Posted Mar 01, 2012 10:20 am CST
One of the few bright spots for small businesses struggling to raise capital in the down economy is something called crowdfunding.
Websites such as Kickstarter and IndieGoGo—where filmmakers, food truck owners and more tell their stories in hopes of raising funds—have popularized the process. And President Barack Obama even endorsed crowdfunding in his September jobs speech last year.
The largely Internet-based fundraising practice allows individuals, small businesses and others to raise capital from a variety of sources, including donations, sponsorships and the sale of products or services, with no expected financial return such as equity.
As the funding form has grown in popularity, a diverse group of backers ranging from grassroots community activists to old-line conservatives has voiced support to allow crowdfunding to expand beyond current models. Securities and Exchange Commission and state regulations currently impose certain registration requirements on investors and the recipients of their financial largesse when securities are to be exchanged.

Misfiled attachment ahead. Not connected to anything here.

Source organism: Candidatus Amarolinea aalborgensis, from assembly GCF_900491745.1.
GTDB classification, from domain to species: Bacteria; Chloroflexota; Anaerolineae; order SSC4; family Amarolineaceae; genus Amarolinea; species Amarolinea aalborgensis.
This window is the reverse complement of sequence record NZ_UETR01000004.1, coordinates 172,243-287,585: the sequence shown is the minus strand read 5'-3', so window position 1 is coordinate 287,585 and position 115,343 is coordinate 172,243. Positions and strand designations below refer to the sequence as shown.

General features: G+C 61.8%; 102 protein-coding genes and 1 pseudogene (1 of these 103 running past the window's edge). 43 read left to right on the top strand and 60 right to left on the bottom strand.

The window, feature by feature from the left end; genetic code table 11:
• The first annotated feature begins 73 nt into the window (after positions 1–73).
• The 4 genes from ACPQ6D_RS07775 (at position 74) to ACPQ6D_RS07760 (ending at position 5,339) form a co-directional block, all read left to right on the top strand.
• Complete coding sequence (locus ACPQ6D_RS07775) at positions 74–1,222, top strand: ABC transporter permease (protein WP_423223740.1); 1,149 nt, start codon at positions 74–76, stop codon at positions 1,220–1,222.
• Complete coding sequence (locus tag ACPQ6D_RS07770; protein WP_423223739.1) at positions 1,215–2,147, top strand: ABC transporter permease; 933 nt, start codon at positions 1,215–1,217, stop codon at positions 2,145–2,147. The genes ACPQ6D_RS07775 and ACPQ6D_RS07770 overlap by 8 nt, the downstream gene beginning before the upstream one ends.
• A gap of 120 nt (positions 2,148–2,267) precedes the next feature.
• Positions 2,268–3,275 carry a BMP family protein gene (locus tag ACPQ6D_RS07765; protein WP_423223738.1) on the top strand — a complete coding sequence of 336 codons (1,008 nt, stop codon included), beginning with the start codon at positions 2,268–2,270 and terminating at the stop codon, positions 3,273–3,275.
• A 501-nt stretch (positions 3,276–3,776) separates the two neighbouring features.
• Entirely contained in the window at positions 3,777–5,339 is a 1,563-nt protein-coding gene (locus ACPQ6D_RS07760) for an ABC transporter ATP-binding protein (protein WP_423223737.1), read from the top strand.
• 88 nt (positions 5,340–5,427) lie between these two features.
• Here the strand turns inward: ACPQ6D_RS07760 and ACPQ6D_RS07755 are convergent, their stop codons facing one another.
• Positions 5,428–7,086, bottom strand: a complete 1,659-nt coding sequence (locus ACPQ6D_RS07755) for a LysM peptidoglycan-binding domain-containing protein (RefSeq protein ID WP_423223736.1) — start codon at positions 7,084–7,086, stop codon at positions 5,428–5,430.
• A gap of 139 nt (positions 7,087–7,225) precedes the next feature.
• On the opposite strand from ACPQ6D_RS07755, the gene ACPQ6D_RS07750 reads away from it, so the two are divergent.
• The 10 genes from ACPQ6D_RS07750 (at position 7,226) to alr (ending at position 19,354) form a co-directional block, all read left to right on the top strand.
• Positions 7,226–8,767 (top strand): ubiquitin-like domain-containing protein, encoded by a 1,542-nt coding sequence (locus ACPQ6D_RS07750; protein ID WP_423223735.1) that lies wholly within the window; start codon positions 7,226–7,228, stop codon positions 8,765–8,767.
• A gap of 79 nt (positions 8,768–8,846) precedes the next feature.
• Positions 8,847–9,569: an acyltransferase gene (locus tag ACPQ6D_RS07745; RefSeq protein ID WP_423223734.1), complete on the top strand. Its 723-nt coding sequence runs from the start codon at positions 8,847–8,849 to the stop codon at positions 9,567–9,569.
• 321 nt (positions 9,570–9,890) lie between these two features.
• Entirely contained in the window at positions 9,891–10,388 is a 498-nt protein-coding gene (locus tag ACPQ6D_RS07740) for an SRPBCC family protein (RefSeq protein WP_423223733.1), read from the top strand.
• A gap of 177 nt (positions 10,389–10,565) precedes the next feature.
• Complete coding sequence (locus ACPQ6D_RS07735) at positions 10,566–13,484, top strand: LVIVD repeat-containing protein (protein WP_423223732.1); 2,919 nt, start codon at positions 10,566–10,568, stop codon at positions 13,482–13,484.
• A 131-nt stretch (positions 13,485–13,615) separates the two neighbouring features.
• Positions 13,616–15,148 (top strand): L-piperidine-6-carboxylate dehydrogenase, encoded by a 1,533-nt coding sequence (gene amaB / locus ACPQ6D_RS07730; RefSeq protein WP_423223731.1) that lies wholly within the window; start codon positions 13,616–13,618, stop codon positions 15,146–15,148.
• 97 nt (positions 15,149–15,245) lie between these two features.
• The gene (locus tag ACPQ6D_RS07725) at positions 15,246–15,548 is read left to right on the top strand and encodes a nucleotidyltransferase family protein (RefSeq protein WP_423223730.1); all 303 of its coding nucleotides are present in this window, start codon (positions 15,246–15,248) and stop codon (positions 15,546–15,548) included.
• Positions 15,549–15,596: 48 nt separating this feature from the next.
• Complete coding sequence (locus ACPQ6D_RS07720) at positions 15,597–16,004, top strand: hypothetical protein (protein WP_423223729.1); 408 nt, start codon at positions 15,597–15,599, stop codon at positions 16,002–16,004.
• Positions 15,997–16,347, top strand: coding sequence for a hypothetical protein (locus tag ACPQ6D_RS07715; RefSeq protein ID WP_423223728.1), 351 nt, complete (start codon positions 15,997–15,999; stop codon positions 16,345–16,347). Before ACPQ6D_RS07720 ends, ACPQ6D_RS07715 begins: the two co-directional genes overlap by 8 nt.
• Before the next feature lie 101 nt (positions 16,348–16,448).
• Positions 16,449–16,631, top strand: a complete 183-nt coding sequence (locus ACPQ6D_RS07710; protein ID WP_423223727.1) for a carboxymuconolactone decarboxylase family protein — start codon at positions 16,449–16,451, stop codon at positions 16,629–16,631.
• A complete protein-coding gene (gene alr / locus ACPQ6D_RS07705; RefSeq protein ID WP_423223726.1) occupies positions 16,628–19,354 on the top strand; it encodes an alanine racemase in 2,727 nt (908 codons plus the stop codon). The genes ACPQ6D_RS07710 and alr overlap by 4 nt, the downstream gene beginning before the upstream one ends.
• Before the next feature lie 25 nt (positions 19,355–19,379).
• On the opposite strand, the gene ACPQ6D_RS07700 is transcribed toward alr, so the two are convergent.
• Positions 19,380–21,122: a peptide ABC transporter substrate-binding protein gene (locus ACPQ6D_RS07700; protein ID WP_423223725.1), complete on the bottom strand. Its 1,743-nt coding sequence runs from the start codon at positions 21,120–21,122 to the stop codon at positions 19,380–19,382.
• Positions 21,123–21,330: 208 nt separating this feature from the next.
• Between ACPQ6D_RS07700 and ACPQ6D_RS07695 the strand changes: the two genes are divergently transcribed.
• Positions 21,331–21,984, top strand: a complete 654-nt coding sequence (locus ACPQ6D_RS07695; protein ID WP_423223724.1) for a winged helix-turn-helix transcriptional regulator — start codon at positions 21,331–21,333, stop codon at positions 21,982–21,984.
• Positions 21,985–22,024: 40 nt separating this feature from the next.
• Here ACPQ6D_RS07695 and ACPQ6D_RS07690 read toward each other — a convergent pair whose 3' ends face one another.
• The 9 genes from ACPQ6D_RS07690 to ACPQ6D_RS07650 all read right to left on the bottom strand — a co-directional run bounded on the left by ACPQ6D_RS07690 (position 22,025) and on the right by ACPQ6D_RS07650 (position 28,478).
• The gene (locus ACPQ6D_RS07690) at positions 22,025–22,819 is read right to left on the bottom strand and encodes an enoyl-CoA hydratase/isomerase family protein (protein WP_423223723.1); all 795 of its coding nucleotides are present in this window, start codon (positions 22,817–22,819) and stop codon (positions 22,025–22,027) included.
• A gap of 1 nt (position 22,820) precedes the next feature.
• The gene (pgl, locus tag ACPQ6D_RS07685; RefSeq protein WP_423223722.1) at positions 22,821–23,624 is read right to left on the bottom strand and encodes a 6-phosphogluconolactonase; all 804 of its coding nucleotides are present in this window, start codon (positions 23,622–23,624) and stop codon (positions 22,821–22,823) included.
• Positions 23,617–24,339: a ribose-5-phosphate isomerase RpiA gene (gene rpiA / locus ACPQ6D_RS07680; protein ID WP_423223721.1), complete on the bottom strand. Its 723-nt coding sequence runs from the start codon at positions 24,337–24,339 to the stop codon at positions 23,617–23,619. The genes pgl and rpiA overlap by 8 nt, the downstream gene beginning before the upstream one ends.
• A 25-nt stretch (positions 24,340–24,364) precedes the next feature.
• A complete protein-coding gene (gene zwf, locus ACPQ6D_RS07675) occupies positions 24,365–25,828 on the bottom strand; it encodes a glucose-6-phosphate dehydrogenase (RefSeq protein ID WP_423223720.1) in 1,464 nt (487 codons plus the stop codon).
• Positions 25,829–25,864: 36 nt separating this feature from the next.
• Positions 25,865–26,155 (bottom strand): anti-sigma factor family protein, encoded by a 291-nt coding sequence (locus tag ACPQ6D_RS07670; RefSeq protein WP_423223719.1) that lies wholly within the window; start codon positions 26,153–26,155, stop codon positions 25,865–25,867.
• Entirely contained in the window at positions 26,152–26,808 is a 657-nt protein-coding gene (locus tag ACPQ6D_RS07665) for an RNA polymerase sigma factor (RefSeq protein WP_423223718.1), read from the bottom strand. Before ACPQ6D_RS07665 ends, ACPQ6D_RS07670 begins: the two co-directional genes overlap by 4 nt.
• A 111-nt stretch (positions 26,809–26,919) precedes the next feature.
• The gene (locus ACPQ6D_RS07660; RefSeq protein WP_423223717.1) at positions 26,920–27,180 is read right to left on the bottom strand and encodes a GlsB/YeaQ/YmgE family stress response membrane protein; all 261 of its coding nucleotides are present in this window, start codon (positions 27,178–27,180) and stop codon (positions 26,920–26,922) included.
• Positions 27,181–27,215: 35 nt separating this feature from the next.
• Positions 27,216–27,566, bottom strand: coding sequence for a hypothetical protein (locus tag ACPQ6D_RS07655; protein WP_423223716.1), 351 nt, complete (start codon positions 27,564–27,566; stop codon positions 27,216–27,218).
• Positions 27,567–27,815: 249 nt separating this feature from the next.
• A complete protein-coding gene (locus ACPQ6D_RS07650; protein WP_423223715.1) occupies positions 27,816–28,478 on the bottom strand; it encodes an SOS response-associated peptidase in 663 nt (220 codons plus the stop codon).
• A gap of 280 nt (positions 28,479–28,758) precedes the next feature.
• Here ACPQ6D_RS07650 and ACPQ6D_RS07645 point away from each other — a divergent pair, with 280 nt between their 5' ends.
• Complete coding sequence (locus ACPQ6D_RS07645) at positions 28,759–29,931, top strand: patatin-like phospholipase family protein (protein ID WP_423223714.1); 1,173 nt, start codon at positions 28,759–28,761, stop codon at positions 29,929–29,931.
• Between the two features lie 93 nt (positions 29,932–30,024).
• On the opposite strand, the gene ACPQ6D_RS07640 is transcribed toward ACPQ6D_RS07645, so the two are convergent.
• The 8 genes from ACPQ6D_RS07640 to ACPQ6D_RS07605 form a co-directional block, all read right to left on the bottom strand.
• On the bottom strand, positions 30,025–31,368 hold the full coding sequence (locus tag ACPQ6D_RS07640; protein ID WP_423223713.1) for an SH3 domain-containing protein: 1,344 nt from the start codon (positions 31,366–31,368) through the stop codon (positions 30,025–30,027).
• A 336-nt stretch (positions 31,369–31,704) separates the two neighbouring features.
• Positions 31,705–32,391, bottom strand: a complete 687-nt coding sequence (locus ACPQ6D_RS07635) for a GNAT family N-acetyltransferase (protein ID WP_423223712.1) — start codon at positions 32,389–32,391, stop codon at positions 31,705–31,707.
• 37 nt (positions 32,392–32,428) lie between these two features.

But several bills now wending their way through Congress would eliminate some of those regulatory hurdles and open up investment from a broader range of backers.
One of those bills, the Entrepreneur Access to Capital Act, HR 2930, eliminates an SEC registration requirement for small companies using crowdfunding to raise low levels of investment, a barrier proponents say inhibits many startups from getting out of the gate. Companies could raise up to $2 million annually from investors pledging no more than $10,000, or 10 percent of their annual income.
The bill’s sponsor, Rep. Patrick McHenry, R-N.C., says the legislation “would modernize outdated securities regulations in order to free up capital for small businesses and entrepreneurs.”
A bill introduced by Republican Massachusetts Sen. Scott Brown would allow for even lower investment thresholds.
Critics of the bills are concerned that loosening restrictions could expose everyday investors to fraudulent fundraising schemes. But others say that the system needs to be changed. Current SEC regulatory requirements favor those with connections to high-net-worth individuals, wealthy friends and family members; those lacking connections have a much tougher time raising funds.
“I’ve always thought it was a rather undemocratic process,” says Michael W. Schley, a Minneapolis securities lawyer with Larkin Hoffman who previously worked in SEC enforcement and has represented a variety of small companies.
He is hopeful some form of crowdfunding legislation will be pushed through in 2012, but says variables such as investment thresholds and whether the new rules will pre-empt state registration requirements will be among the main sticking points.